A new study may lay your fears to rest: The risk that sex would trigger a sudden cardiac arrest is exceedingly small.
"Sexual activity is just one variable in the whole big picture" of cardiac risks, but one that hasn't been studied in depth, Chugh added. Too much effort is usually bad for the heart, and some might be afraid they might suffer a cardiac arrest right in the middle of the enjoyable activity.
It is known that sexual activity may trigger non-fatal cardiac events such as myocardial infarction, but researchers in this study sought to determine if sexual activity is a potential trigger for SCA in the general population.
Other heart experts said they weren't surprised by the results.
That's about equivalent to walking up two flights of stairs. "It's not that we are preoccupied by sex".
This varies from a heart assault, where blood stream to the heart is blocked. Bystanders performed chest compressions on 27 percent of the non-sexual activity patients, while 32 percent of the patients who had heart attacks during or right after sex received CPR.
All of the patients in the study had their cardiac arrest witnessed by another person, but less than one third of them received CPR.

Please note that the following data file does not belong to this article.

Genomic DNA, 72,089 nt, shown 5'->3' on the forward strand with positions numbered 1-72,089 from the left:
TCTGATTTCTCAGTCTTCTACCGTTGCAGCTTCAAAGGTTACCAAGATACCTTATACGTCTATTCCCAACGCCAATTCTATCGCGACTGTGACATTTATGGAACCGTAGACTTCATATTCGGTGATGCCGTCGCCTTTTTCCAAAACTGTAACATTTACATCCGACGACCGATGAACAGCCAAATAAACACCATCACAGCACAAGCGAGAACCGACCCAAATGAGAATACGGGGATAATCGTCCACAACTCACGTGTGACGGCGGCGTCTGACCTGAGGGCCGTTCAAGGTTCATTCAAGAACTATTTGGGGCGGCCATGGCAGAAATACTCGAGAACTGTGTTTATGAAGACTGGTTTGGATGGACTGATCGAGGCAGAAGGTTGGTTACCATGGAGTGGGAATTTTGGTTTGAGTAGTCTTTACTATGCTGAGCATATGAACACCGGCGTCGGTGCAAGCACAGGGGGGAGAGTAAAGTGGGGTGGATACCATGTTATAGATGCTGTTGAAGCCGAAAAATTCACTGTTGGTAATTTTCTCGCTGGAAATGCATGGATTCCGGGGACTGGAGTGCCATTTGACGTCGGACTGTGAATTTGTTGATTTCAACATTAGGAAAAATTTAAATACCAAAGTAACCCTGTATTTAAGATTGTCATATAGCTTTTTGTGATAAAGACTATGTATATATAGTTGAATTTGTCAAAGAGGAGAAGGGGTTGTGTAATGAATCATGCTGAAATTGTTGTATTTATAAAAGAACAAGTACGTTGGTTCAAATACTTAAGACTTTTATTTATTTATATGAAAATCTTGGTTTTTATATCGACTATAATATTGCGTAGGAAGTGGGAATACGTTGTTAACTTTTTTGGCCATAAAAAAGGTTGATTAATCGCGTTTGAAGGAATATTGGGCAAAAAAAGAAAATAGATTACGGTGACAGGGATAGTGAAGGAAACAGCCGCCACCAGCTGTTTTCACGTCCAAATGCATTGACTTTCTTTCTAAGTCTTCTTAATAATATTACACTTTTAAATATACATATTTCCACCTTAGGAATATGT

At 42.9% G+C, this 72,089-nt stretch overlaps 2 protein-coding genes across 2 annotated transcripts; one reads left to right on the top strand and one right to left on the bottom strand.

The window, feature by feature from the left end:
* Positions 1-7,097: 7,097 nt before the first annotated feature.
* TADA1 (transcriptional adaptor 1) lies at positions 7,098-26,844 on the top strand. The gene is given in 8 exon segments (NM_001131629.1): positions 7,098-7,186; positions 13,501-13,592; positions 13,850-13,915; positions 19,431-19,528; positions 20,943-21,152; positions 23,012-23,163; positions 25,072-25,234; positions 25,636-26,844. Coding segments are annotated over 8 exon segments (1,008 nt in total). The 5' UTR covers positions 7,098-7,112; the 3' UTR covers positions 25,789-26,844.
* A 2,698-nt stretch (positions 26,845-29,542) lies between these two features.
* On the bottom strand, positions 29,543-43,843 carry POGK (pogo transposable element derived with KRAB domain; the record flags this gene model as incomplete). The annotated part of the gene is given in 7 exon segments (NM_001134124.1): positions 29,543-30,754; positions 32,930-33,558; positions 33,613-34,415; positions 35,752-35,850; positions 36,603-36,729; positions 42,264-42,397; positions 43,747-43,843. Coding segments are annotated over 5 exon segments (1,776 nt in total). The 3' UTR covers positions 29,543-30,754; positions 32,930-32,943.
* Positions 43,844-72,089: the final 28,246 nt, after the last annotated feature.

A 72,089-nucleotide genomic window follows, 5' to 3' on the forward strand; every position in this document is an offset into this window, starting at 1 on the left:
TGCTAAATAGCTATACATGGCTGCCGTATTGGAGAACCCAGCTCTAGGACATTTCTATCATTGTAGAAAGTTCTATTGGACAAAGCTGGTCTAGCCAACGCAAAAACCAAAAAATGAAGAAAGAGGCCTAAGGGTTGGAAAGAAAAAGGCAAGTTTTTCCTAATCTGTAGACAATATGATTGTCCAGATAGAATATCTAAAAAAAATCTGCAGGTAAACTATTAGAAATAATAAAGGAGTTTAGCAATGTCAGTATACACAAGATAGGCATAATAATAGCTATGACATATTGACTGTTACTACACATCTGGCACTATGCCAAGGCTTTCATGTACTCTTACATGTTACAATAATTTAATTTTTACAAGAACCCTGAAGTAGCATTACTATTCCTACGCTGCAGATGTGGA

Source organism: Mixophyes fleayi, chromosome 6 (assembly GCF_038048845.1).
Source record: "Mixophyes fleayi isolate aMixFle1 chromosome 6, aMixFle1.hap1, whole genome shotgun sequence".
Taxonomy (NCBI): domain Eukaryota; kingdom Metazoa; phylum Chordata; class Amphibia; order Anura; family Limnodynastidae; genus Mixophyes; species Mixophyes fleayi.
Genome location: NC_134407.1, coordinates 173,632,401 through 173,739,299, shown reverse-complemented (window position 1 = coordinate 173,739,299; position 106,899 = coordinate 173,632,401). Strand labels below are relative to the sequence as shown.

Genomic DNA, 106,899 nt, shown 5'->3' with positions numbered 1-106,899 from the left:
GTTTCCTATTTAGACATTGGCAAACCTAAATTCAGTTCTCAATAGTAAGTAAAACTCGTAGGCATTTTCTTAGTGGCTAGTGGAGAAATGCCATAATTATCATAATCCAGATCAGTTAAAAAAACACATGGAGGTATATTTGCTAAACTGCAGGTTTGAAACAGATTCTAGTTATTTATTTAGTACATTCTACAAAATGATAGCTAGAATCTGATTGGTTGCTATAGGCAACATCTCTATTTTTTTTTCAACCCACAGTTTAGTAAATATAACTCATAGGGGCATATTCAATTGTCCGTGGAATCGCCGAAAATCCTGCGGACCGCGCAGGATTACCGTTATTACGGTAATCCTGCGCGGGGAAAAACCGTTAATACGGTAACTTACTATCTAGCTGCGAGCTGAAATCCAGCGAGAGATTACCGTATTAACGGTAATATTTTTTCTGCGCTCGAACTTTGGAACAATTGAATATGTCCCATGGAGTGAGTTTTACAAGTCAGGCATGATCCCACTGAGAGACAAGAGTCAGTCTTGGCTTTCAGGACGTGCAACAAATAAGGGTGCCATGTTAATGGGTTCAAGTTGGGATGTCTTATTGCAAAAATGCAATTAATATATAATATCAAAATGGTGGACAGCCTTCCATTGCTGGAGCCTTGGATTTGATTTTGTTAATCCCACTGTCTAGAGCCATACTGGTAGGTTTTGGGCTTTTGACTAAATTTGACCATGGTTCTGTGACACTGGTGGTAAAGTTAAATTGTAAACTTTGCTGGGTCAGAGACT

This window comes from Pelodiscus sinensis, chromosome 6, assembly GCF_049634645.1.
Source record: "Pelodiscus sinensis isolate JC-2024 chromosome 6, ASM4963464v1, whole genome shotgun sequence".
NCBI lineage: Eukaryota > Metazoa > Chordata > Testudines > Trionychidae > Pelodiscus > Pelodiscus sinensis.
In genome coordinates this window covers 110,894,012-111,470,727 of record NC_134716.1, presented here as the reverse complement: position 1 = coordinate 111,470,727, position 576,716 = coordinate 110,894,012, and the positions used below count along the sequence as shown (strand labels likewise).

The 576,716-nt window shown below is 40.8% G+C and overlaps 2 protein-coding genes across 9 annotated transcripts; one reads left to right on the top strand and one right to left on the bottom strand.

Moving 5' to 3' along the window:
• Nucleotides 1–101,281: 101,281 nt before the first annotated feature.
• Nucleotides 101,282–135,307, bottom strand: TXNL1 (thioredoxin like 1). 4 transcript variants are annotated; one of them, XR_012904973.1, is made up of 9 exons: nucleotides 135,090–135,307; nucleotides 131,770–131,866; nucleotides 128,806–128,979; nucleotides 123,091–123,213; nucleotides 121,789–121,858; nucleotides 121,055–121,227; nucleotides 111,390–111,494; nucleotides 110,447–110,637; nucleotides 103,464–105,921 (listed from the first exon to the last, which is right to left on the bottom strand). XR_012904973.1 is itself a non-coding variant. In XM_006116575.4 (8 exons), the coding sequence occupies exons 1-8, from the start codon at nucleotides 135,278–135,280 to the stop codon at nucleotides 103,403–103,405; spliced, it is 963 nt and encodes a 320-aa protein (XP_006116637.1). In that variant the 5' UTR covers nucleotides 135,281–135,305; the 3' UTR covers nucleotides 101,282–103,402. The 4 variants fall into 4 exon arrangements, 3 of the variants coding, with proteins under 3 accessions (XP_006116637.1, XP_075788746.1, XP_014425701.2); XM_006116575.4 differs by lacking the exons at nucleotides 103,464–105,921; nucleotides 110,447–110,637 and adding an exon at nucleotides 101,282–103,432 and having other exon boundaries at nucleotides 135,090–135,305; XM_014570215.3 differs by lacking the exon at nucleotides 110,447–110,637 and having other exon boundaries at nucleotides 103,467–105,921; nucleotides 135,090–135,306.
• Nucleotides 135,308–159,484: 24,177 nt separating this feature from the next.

Goldberg suggested that "doctors really should be discussing this information with their patients to allay their fears they may have after a cardiac diagnosis, that most people return safely to having sexual activity".
Of the total cohort who suffered SCAs in the 13-year study period, the authors found just 0.7 percent of the pool-34 patients-experienced SCAs related to sex.
Dr Chugh stated: "These discoveries feature the significance of proceeded with endeavors to instruct people in general on the significance of onlooker CPR for sudden heart failure, regardless of the condition".
Your next romp with a paramour may blow your mind, but it's unlikely to stop your heart, according to research presented this weekend at the American Heart Association's Scientific Sessions 2017 in Anaheim, California. It will also be published simultaneously in the Journal of the American College of Cardiology.